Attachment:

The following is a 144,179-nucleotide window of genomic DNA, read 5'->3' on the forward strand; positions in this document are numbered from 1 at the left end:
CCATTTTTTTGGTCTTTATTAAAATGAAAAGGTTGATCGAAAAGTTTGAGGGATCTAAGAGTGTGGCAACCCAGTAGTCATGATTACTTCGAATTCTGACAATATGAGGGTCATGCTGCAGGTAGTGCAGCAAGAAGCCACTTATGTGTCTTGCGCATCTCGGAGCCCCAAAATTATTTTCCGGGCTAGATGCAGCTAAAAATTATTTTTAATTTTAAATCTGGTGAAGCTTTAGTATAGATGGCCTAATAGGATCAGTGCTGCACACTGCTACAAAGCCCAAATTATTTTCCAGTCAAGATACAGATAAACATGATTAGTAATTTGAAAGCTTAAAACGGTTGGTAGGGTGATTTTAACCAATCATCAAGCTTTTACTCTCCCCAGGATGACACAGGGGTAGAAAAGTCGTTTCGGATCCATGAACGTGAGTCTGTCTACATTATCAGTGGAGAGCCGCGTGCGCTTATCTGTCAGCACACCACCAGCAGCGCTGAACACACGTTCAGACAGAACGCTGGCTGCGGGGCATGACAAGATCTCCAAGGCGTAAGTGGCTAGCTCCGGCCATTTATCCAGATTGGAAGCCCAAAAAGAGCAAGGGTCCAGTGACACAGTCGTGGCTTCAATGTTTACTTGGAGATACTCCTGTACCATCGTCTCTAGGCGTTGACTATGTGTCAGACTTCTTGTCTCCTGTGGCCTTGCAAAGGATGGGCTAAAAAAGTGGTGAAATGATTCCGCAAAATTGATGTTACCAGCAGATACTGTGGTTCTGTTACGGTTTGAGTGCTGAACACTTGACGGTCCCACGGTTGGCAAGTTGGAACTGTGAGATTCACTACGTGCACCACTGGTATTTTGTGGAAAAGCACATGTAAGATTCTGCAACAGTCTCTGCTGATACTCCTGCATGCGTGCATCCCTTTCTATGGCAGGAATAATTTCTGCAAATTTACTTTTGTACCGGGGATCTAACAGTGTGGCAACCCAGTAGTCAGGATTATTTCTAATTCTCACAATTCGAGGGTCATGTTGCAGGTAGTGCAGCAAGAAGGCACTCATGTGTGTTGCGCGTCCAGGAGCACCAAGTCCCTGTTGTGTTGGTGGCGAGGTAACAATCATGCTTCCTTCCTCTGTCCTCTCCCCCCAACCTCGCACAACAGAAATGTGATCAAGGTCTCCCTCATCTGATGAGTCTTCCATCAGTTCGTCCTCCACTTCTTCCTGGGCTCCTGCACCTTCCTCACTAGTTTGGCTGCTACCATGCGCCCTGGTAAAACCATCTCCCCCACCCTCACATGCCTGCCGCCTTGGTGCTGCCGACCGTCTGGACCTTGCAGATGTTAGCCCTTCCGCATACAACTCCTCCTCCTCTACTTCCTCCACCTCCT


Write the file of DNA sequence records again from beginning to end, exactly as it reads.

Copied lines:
The following is a 144,179-nucleotide window of genomic DNA, read 5'->3' on the forward strand; positions in this document are numbered from 1 at the left end:
CCATTTTTTTGGTCTTTATTAAAATGAAAAGGTTGATCGAAAAGTTTGAGGGATCTAAGAGTGTGGCAACCCAGTAGTCATGATTACTTCGAATTCTGACAATATGAGGGTCATGCTGCAGGTAGTGCAGCAAGAAGCCACTTATGTGTCTTGCGCATCTCGGAGCCCCAAAATTATTTTCCGGGCTAGATGCAGCTAAAAATTATTTTTAATTTTAAATCTGGTGAAGCTTTAGTATAGATGGCCTAATAGGATCAGTGCTGCACACTGCTACAAAGCCCAAATTATTTTCCAGTCAAGATACAGATAAACATGATTAGTAATTTGAAAGCTTAAAACGGTTGGTAGGGTGATTTTAACCAATCATCAAGCTTTTACTCTCCCCAGGATGACACAGGGGTAGAAAAGTCGTTTCGGATCCATGAACGTGAGTCTGTCTACATTATCAGTGGAGAGCCGCGTGCGCTTATCTGTCAGCACACCACCAGCAGCGCTGAACACACGTTCAGACAGAACGCTGGCTGCGGGGCATGACAAGATCTCCAAGGCGTAAGTGGCTAGCTCCGGCCATTTATCCAGATTGGAAGCCCAAAAAGAGCAAGGGTCCAGTGACACAGTCGTGGCTTCAATGTTTACTTGGAGATACTCCTGTACCATCGTCTCTAGGCGTTGACTATGTGTCAGACTTCTTGTCTCCTGTGGCCTTGCAAAGGATGGGCTAAAAAAGTGGTGAAATGATTCCGCAAAATTGATGTTACCAGCAGATACTGTGGTTCTGTTACGGTTTGAGTGCTGAACACTTGACGGTCCCACGGTTGGCAAGTTGGAACTGTGAGATTCACTACGTGCACCACTGGTATTTTGTGGAAAAGCACATGTAAGATTCTGCAACAGTCTCTGCTGATACTCCTGCATGCGTGCATCCCTTTCTATGGCAGGAATAATTTCTGCAAATTTACTTTTGTACCGGGGATCTAACAGTGTGGCAACCCAGTAGTCAGGATTATTTCTAATTCTCACAATTCGAGGGTCATGTTGCAGGTAGTGCAGCAAGAAGGCACTCATGTGTGTTGCGCGTCCAGGAGCACCAAGTCCCTGTTGTGTTGGTGGCGAGGTAACAATCATGCTTCCTTCCTCTGTCCTCTCCCCCCAACCTCGCACAACAGAAATGTGATCAAGGTCTCCCTCATCTGATGAGTCTTCCATCAGTTCGTCCTCCACTTCTTCCTGGGCTCCTGCACCTTCCTCACTAGTTTGGCTGCTACCATGCGCCCTGGTAAAACCATCTCCCCCACCCTCACATGCCTGCCGCCTTGGTGCTGCCGACCGTCTGGACCTTGCAGATGTTAGCCCTTCCGCATACAACTCCTCCTCCTCTACTTCCTCCACCTCCT